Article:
The Fugger family were from what is today Germany. The family controlled much of the trade in Europe in the 16th century, so much so that Jakob, who lived at the beginning of that century, is considered one of the wealthiest men ever to have lived. Their connection with the famous wine Est! Est! Est! Is through Johannes Fugger,
Whether Johannes Fugger was a member of that august dynasty history does not tell us, but it is he that is linked forever to Montefiascone, a town on the edge of Lake Bolsena, about 60 miles north of Rome. Johannes was a bishop and in 1111 he headed for Rome for the coronation of the Holy Roman Emperor, Henry V. Fully aware of the excellence of Italian wines – and not averse to enjoying them himself – he sent his servant, Martino, on ahead with instructions to sample the local wines. Martino was instructed to leave the word Est on the door of the taverns where the wine was good and Est Est where it was better. Apparently, when Martino reached Montefiascone he was so impressed he left Est! Est! Est! on the door and thus the name of the local wine was born. Johannes became such a devotee that he stayed on, dying there in 1113. His tomb is in the church of St Flavian and it’s worth a visit for the fabulous frescoes in the lower church. Put a euro in the box to light up the church to fully appreciate their grandeur
So to enjoy this refreshing and historic white wine we left the old city by the Via Trento, stopping to admire the breathtaking view over the lake. This is the largest volcanic lake in Europe and the view over the caldera from here is spectacular. However, as usual, Vinnie was impatient and so we continued down the Via Bandita to the Cantina Stefanoni. This is not a new enterprise, having started in 1948. Here, we were met by Stefano, the current owner. Stefano showed us around the cantina dug into the soft volcanic tufa like a massive tunnel. In the depths of this giant burrow, where the temperature and humidity are constant, are stored the bottles of Brut, a dry sparkling white wine, in rows of pupitres, their bottoms raised to await the daily riddling that will move the sediment to the neck of the bottle – this is an essential part of the metodo classico.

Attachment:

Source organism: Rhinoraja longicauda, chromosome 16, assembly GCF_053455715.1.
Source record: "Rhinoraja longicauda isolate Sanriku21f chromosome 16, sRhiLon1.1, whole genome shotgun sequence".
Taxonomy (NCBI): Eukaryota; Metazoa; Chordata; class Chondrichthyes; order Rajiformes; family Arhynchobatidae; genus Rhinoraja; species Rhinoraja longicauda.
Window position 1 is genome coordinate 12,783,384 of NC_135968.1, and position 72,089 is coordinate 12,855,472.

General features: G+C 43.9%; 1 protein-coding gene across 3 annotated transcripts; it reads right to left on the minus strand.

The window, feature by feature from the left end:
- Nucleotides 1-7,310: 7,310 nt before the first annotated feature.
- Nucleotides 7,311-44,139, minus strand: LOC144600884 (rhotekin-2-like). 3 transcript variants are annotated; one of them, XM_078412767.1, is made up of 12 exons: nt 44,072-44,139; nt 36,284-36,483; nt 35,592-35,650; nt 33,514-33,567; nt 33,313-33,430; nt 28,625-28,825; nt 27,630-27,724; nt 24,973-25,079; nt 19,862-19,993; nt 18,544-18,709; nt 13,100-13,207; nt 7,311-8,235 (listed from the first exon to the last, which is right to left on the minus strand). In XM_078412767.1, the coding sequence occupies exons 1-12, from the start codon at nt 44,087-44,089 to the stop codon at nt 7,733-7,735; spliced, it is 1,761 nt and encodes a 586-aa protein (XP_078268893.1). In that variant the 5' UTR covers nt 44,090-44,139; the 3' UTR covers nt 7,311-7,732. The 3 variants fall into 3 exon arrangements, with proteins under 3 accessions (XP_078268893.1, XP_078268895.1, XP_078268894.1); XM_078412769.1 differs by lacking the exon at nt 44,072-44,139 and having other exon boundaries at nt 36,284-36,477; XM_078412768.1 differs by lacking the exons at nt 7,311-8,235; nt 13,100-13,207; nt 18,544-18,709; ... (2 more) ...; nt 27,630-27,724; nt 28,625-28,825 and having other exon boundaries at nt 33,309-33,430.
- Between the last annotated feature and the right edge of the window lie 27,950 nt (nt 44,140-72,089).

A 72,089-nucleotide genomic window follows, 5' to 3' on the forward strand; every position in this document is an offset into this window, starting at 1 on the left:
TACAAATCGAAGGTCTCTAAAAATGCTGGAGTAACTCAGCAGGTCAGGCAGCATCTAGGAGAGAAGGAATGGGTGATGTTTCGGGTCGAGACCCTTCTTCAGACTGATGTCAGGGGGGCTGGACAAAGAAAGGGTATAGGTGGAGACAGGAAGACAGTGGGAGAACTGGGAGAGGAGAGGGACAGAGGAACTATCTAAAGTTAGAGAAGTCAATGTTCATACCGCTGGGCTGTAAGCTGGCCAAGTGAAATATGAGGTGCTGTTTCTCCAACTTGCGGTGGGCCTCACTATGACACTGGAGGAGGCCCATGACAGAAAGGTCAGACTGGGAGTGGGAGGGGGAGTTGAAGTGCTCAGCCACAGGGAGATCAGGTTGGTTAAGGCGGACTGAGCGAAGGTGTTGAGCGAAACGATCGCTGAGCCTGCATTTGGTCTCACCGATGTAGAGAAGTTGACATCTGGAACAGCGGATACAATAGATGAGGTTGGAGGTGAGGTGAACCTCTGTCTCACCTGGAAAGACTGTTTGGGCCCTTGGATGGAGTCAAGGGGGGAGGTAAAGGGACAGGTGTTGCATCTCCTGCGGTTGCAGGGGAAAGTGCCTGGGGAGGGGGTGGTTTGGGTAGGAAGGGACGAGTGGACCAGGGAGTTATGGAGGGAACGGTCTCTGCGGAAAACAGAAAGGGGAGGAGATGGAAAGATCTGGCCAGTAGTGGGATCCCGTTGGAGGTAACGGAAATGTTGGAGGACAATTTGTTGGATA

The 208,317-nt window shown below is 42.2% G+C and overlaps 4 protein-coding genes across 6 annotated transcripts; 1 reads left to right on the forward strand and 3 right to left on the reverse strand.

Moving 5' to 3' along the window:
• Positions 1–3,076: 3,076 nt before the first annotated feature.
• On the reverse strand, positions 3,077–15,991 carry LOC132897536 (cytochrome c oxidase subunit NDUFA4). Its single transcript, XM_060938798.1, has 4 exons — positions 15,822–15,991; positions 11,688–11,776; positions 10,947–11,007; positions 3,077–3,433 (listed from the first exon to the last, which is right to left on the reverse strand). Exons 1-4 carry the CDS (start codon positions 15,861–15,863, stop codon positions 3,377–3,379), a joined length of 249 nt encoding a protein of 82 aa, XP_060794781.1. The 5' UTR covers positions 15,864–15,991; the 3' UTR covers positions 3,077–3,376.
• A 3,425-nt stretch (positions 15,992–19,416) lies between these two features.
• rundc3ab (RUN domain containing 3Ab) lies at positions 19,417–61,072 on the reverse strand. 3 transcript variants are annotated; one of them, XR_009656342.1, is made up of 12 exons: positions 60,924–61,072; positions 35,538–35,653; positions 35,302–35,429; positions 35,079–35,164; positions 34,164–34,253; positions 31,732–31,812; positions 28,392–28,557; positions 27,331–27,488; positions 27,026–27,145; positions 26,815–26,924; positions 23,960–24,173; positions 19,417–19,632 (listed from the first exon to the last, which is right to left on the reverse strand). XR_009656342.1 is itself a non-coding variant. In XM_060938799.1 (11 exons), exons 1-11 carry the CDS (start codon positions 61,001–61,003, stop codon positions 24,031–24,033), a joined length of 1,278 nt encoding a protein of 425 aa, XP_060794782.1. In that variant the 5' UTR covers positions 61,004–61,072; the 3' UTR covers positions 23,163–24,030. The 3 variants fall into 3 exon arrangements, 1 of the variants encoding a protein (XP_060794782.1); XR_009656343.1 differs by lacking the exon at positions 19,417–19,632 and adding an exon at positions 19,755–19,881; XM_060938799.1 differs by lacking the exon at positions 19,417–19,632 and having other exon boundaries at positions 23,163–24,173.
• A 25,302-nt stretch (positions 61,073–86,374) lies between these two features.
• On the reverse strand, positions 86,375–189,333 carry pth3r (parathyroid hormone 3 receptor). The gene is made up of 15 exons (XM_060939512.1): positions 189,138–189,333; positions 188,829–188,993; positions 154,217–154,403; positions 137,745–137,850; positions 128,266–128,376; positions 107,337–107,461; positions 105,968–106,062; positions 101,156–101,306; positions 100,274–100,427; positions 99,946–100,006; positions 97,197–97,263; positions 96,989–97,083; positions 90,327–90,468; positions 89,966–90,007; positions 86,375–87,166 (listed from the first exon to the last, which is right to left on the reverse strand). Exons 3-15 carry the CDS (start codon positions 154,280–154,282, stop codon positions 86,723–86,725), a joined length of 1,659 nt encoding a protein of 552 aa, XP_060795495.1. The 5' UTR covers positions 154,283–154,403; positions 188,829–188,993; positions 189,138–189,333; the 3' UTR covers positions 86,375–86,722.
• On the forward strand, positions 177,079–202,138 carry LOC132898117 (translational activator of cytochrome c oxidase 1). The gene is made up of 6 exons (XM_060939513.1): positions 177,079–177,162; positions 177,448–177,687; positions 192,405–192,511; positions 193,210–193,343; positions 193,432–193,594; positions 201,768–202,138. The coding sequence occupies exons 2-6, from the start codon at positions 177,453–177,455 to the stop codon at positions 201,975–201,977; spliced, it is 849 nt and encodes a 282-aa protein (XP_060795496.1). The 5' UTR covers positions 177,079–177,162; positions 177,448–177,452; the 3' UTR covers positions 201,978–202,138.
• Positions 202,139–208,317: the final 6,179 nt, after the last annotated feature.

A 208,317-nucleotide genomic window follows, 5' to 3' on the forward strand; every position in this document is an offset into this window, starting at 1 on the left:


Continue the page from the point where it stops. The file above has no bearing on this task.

However, this is not the Est! Est! Est! that we were here to sample and Stefano was happy to pour us a glass. In a country with over 500 grape varieties it is unsurprising that this is a blend but, given its history, it is only to be expected that the grapes used are all local varieties. Stefano calls his wine Campolongo and with a good straw colour there are white flowers on the nose – I could definitely detect elderflower – and on the palate good acidity and a certain salinity that comes from the volcanic soil. Classically, this goes well with fish.
Stefano had another wine for us to taste – again, an Est! Est! Est! – but this time a classico that Stefano calls Foltone. The same grape varieties go into this wine as the previous one but in different proportions and the result is a very different perfume. This time there was a prevalence of green apple and a hint of citrus although in the mouth again there was the clean acidity as in the Campolongo.
Finally, by way of contrast, we tasted a red wine Rosso di Montanello. This is again a blend but apart from a small amount of Merlot, Stefano has concentrated on local varieties. This is a pleasing trend in winemaking in Italy where the winemakers are rediscovering their local varieties and using them in new ways to make exciting wines. However, this blending is not always easy as the different varieties ripen at different times, in this case necessitating three harvests. This wine has a good ruby colour with cherries and blackcurrants on the nose and a pleasing acidity on the palate with surprisingly soft tannins achieved by harvesting late. Enjoy it with red meat or game or a mature cheese.
As we left the Cantina Stefanoni behind, I understood why the good bishop was so taken with the town and the wine that he chose to spend what remained of his life here. There are worse ways to spend your declining years.